By David Cohn
On March 22, Autodesk unveiled AutoCAD 2019, the 33rd version of its flagship product.
Although AutoCAD 2019 includes several new features, the big news is that every subscription to AutoCAD now bundles seven additional “specialized toolsets” into what the company is referring to as “One AutoCAD.” Essentially, the vertical products formerly sold separately as AutoCAD Architecture, AutoCAD Electrical, AutoCAD Map 3D, AutoCAD Mechanical, AutoCAD MEP, AutoCAD Plant 3D, and AutoCAD Raster Design are now included in the single subscription price. Users will still have to download and install each of the additional “toolsets” separately—there is no unified install—and the price represents an increase of $10 per month or $100 per year over what AutoCAD itself cost in years past. But, when you consider that many of those vertical products were previously priced at $100 or more per month than the cost of AutoCAD alone, the new One AutoCAD is likely to be a hit.
In addition, a subscription to AutoCAD 2019 also includes free access to a new AutoCAD Web App and an AutoCAD Mobile App. AutoCAD 2019 includes a new feature called Save to Web and Mobile, which helps to enable a seamless workflow across all devices. The new feature lets you save drawings to the cloud, and then open them in a web browser or on a mobile device. AutoCAD now includes two new commands—Save to Web and Mobile and Open from Web and Mobile—accessible from both the Quick Access Toolbar and the Application menu. The first time you use either of these commands, you will be prompted to install the Save to Web and Mobile Extension. Once it has been installed, you will have the option of making desktop files available to the AutoCAD web and mobile apps.
In addition to AutoCAD itself, AutoCAD 2019 includes seven specialized toolsets, plus web and mobile apps.
The new web and mobile apps are not just updates to the older AutoCAD WS or AutoCAD 360 apps. Rather, they are entirely new programs powered by the same underlying engine as the Windows version of AutoCAD. So, you can work on drawings in a browser or on a mobile device wherever you have an internet connection. The AutoCAD Web App is essentially a full version of AutoCAD running in a browser. Any changes you make while working in the field using the web or mobile app are saved to the cloud-based version of the drawing. When you reopen that version of the drawing in your desktop copy of AutoCAD 2019, your changes are displayed, but you will have to overwrite the local version of the drawing if you want those changes to be saved locally.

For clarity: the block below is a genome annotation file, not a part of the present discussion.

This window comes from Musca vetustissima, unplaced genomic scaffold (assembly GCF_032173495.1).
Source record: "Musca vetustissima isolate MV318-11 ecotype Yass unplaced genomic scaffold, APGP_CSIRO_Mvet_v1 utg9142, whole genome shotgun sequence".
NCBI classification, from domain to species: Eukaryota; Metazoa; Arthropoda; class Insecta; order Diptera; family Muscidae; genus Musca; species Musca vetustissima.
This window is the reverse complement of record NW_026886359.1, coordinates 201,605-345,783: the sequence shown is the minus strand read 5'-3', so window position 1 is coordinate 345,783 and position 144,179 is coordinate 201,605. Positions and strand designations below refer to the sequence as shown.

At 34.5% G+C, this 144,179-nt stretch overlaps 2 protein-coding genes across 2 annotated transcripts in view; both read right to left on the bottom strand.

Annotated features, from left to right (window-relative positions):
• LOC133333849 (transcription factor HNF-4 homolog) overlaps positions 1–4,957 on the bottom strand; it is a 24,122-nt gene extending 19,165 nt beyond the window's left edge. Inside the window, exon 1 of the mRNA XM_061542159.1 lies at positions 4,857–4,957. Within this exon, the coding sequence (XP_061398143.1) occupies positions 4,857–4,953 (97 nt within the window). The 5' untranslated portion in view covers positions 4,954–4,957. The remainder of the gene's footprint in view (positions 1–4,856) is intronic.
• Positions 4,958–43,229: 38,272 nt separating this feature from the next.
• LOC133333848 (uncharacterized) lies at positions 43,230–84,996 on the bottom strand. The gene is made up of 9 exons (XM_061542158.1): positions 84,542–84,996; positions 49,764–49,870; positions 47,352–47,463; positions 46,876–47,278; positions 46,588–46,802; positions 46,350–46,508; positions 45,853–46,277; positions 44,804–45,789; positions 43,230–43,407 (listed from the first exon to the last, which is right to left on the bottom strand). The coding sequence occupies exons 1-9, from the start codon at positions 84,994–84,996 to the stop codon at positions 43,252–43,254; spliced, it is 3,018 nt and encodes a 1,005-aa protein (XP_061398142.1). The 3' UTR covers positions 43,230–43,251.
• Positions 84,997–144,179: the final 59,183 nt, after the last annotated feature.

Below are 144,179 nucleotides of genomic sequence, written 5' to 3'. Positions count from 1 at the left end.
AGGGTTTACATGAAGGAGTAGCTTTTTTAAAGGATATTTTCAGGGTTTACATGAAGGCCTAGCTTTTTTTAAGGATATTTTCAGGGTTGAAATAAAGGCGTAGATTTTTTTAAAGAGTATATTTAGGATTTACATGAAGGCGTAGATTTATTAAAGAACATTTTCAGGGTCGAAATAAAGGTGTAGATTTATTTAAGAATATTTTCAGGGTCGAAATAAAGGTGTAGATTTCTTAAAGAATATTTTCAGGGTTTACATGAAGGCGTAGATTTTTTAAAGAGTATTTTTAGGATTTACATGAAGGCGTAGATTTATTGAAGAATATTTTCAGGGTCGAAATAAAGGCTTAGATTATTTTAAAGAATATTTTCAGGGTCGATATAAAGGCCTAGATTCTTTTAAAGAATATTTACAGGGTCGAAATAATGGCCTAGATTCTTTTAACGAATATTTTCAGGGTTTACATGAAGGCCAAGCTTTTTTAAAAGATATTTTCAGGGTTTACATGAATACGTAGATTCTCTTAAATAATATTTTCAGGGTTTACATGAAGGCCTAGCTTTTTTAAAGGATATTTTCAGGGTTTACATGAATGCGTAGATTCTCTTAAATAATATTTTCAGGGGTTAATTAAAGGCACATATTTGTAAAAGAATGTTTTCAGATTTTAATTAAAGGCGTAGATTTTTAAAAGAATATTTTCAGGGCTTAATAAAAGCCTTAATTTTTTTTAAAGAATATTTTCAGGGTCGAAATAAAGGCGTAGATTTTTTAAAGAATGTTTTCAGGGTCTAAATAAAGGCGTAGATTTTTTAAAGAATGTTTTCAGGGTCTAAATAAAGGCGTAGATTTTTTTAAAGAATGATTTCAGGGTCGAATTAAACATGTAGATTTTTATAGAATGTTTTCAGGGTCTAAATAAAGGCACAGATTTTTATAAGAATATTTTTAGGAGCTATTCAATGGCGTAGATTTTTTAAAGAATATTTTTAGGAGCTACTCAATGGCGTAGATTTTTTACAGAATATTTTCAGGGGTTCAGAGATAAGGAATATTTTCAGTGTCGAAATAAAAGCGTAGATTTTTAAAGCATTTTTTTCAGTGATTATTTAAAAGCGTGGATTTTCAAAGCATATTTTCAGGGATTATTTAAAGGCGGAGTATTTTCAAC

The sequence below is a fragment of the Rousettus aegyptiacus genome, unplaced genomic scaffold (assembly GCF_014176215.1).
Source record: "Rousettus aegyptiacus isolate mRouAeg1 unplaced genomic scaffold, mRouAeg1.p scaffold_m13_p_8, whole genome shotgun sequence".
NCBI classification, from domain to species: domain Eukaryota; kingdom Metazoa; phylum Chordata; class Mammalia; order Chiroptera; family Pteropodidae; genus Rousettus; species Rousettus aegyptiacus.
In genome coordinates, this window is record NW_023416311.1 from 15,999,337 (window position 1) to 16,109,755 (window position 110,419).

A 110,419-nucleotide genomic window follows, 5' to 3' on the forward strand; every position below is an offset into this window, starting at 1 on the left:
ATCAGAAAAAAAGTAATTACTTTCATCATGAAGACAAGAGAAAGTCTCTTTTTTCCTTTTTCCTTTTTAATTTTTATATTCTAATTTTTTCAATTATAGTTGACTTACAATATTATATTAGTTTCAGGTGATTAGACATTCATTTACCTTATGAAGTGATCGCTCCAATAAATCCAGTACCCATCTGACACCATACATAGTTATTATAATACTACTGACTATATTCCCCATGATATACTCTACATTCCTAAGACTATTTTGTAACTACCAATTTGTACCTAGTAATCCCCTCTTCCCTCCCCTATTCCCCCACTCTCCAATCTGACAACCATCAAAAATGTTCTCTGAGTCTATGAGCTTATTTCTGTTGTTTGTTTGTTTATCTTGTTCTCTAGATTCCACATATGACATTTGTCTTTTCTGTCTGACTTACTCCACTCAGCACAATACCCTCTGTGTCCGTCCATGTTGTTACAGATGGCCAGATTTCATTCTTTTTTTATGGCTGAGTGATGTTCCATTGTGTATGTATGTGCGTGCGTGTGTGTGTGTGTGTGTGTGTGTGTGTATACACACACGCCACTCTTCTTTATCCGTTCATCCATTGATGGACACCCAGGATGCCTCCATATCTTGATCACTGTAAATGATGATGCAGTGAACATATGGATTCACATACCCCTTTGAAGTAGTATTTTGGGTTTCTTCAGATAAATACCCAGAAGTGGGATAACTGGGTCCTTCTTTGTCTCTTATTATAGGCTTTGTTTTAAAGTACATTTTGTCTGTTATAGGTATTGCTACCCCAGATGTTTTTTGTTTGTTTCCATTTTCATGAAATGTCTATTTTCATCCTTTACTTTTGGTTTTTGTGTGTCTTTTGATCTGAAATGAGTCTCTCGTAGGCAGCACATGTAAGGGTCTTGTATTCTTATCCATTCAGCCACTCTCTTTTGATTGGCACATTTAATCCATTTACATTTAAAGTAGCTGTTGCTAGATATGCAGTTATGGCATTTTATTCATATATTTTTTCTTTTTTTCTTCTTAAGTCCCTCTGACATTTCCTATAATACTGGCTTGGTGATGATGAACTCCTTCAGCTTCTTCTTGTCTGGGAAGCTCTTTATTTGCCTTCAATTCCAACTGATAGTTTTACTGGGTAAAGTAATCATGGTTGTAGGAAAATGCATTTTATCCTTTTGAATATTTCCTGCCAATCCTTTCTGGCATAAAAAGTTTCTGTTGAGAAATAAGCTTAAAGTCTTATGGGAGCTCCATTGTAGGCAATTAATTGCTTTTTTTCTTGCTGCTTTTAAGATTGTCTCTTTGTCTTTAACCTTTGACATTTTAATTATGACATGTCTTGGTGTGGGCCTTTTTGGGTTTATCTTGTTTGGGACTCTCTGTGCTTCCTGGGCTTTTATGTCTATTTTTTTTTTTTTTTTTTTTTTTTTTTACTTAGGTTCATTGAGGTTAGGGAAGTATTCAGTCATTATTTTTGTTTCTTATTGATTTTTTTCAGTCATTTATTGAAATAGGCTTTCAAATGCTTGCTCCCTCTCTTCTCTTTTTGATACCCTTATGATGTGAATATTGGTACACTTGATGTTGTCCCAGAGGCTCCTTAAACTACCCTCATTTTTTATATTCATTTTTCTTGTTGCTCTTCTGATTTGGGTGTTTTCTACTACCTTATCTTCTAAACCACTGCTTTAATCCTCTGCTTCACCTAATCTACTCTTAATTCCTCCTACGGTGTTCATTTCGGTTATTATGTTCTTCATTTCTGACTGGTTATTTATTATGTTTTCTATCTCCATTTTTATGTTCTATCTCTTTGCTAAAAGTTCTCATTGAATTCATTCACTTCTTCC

The AutoCAD mobile app lets you open and edit any drawing file saved to the cloud.
In addition to One AutoCAD and the new apps, there are multiple enhancements and new features in AutoCAD 2019, although perhaps not as many as in years past. In addition, many of the new 2019 features actually appeared in the 2018.1 incremental release.
One of the first things you will notice is a subtle change to the user interface. As part of its efforts to update AutoCAD so that it looks good at both 2K (1080) and 4K (2160) resolutions, the program uses new, simplified “flat” icons that are easier to identify. The program automatically loads the icon set appropriate for your display resolution. This visual simplification also extends to the Status bar, where blue button backgrounds make it much easier to determine when a particular setting is toggled on.
Perhaps the most significant of all the new commands is a collection of new Drawing Compare tools that enable you to easily identify graphical differences between two versions of any drawing. While similar tools were already available in some vertical flavors of AutoCAD—such as AutoCAD Architecture—they are now part of AutoCAD itself.
You can start a drawing comparison from the Application menu or the Collaborate ribbon. After selecting the two drawings you want to compare, the program analyzes them and displays the results as a new drawing, with three categories of objects highlighted: those located only in the first drawing, those located only in the second drawing, and those that are identical in both drawings. You can then use tools in a contextual ribbon to adjust the comparison display by swapping the order of the drawings, moving either to the foreground, toggling the display of either drawing, changing comparison color settings, and so on.